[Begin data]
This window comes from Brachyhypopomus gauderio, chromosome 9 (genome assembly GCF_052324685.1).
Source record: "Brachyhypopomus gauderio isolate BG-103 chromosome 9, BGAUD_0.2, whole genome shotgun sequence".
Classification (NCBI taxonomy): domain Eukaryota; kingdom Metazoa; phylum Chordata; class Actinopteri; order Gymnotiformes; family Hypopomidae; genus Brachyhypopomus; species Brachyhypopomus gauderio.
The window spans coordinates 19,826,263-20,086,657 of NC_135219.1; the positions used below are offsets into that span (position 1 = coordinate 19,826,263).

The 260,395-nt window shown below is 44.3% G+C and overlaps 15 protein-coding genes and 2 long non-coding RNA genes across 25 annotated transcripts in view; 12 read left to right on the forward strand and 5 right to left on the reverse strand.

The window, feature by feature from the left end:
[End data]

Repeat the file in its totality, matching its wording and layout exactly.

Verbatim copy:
This window comes from Brachyhypopomus gauderio, chromosome 9 (genome assembly GCF_052324685.1).
Source record: "Brachyhypopomus gauderio isolate BG-103 chromosome 9, BGAUD_0.2, whole genome shotgun sequence".
Classification (NCBI taxonomy): domain Eukaryota; kingdom Metazoa; phylum Chordata; class Actinopteri; order Gymnotiformes; family Hypopomidae; genus Brachyhypopomus; species Brachyhypopomus gauderio.
The window spans coordinates 19,826,263-20,086,657 of NC_135219.1; the positions used below are offsets into that span (position 1 = coordinate 19,826,263).

The 260,395-nt window shown below is 44.3% G+C and overlaps 15 protein-coding genes and 2 long non-coding RNA genes across 25 annotated transcripts in view; 12 read left to right on the forward strand and 5 right to left on the reverse strand.

The window, feature by feature from the left end: